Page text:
Eating too much chocolate can cause migraines

The relationship between one of the tastiest foods and one of the most annoying health problems has led researchers to surprising conclusions

by Lorenzo Ciotti
Eating too much chocolate can cause migraines
© Bruno Vincent / Staff Getty Images

Cocoa is the food richest in theobromine, an isomer of theophylline, which is a powerful inhibitor of phosphodiesterase, like some drugs used in cases of acute heart failure, under medical supervision because these patients have a frequency of cardiac arrhythmias. According to Roberto Corti of the University of Zurich, dark chocolate can delay the hardening of the arteries in those who smoke, limiting the risk of even serious heart disease. The study was published in the journal Heart.

But eating too much chocolate, it seems, can have particular effects on our health. Also negative, as it is associated with the onset of migraines.

Chocolate© Stephen Chernin / Stringer Getty Images

The study To Eat or Not to Eat: A Review of the Relationship between Chocolate and Migraines, published in the Nutrients, shares an interesting retrospective on the topic.

The researchers, in the article's abstract, explained: "Migraine is a chronic disorder with episodic attacks, and migraine patients often report that certain factors can trigger their headaches, with chocolate being the type more popular than food-based triggers. Many studies have suggested a link between chocolate and headaches; however, the underlying physiological mechanisms are unclear since warning symptoms can herald migraine attacks, the question of whether to eat chocolate before the headache arises. in your head is a consequence of a food craving or even a real trigger.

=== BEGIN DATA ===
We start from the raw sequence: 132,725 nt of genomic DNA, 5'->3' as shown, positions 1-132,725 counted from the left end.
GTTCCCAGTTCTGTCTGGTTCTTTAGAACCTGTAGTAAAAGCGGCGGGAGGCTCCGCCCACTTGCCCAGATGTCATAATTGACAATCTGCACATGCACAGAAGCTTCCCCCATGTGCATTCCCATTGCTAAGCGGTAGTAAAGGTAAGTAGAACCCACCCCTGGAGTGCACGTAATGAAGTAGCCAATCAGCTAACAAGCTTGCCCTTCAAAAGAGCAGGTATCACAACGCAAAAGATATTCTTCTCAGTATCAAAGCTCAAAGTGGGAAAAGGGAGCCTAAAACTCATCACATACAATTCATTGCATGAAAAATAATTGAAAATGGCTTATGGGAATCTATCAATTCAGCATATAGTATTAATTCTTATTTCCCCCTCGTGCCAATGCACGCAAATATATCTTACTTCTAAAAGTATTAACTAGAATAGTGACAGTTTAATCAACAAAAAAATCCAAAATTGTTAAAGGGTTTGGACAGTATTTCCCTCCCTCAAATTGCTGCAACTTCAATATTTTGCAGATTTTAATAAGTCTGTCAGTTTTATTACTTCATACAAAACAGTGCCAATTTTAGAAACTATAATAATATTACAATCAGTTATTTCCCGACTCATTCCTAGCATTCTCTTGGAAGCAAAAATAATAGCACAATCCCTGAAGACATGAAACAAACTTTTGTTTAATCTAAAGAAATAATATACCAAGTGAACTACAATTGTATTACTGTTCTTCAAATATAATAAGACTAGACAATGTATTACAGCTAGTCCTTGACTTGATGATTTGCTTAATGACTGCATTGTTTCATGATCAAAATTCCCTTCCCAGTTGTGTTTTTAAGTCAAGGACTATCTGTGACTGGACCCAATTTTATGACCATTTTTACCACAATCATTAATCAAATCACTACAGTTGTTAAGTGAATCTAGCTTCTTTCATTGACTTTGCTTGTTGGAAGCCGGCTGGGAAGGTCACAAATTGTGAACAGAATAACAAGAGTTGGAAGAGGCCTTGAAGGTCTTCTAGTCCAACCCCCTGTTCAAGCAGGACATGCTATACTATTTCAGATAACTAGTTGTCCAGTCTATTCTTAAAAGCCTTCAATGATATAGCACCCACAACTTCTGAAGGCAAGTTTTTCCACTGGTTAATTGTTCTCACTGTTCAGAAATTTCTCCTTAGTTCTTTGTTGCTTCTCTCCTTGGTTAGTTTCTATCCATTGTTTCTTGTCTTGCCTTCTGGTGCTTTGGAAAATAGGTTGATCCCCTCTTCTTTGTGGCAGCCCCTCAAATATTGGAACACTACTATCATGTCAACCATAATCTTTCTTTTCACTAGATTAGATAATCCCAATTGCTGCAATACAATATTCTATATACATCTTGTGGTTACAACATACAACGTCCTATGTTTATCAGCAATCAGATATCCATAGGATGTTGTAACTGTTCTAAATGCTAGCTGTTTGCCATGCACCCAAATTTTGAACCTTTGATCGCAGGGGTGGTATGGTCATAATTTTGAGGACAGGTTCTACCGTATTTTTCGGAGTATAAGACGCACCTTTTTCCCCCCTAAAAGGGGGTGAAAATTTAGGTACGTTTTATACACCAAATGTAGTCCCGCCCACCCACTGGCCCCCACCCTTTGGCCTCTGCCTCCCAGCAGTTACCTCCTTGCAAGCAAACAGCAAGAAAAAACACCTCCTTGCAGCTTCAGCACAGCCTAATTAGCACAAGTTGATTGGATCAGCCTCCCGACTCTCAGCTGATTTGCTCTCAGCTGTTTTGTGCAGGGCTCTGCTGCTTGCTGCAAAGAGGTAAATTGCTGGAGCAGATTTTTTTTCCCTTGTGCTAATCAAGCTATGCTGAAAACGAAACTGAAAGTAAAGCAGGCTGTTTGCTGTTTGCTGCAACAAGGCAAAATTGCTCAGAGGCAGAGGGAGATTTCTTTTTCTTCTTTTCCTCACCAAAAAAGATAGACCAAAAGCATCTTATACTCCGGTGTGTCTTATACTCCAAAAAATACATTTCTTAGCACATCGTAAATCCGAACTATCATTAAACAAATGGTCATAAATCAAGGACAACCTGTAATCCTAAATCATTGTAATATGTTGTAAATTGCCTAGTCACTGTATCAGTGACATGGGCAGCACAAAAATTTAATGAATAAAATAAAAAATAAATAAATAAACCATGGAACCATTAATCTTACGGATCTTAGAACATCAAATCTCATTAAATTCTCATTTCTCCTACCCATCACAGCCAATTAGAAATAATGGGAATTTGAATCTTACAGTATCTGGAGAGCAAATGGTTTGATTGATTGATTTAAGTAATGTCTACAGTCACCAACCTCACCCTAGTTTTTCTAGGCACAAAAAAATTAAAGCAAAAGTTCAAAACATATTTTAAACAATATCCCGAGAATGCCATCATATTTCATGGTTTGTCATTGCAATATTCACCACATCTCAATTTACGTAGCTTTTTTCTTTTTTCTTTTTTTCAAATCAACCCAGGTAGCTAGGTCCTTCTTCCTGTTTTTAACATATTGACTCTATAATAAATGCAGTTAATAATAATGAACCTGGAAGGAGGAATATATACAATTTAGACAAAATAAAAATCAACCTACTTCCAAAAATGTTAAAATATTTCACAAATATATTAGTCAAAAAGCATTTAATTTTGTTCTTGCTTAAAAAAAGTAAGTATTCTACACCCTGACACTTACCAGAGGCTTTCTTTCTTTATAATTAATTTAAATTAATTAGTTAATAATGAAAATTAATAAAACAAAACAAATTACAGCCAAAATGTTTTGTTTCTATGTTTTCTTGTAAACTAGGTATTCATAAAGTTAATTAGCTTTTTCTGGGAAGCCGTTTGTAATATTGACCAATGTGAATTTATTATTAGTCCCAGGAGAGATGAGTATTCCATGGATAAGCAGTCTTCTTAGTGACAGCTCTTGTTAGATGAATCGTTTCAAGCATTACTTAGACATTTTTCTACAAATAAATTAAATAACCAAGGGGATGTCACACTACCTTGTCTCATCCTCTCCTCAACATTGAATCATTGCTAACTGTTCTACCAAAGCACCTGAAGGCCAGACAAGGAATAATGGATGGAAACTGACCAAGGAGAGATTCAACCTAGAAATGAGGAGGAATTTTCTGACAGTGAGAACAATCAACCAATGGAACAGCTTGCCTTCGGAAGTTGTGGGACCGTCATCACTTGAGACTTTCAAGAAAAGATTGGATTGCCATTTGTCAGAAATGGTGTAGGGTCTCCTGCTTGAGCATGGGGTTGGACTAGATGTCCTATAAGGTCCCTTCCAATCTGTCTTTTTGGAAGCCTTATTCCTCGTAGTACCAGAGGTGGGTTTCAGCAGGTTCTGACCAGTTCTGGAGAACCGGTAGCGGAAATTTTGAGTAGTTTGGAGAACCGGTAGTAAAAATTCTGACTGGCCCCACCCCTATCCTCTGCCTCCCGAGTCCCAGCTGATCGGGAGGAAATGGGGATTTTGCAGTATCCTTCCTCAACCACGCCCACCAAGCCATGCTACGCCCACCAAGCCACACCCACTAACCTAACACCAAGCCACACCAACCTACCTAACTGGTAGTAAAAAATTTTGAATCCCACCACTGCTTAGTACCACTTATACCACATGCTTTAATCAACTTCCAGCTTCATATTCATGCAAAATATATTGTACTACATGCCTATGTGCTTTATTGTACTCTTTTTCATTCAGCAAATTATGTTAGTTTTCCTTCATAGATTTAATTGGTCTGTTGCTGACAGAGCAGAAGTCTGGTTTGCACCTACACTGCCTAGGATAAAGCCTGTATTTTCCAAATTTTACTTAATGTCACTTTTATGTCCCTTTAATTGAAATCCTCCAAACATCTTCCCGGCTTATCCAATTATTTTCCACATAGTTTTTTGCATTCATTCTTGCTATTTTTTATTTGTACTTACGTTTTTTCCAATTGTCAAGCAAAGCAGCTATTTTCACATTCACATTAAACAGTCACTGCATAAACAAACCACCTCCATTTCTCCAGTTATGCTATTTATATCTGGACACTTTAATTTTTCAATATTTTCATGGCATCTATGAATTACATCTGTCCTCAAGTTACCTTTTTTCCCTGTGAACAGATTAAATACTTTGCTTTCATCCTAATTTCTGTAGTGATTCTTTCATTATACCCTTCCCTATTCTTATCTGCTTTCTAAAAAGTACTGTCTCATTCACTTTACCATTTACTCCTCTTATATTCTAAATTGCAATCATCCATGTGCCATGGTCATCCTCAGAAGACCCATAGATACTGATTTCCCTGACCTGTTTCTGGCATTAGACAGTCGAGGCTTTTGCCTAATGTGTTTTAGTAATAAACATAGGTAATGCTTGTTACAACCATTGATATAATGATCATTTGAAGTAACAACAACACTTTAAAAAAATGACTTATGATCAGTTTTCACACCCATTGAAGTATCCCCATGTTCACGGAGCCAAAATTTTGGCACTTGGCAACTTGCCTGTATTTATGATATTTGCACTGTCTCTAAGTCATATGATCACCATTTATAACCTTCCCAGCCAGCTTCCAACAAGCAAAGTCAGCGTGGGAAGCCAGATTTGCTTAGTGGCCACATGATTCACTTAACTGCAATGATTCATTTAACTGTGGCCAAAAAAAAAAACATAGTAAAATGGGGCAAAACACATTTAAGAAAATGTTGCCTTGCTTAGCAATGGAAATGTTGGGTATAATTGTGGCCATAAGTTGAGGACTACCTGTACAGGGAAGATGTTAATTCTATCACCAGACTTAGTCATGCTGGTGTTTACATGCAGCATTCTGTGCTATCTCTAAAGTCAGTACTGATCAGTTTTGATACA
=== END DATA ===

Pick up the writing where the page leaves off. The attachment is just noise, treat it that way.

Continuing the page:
Here, we aim to summarize the available evidence on the relationship between chocolate and migraines. All articles relating to this topic published up to January 2020 were retrieved by searching in clinical databases, including EMBASE, MEDLINE, PubMed, and Google Scholar Included here, we identify 25 studies investigating the prevalence of chocolate as a trigger in migraineurs. Three provocative studies also looked at whether chocolate can trigger migraine attacks, comparing it to a placebo.

Among them, in 23 studies, chocolate was found to be a migraine trigger in a small percentage of participants (1.3 to 33), while all provocative studies failed to find significant differences between migraine attacks induced by the consumption of chocolate and a placebo. Overall, based on our review of the current literature, there is insufficient evidence that chocolate is a migraine trigger; therefore, physicians should not make implicit recommendations to migraine patients to avoid it."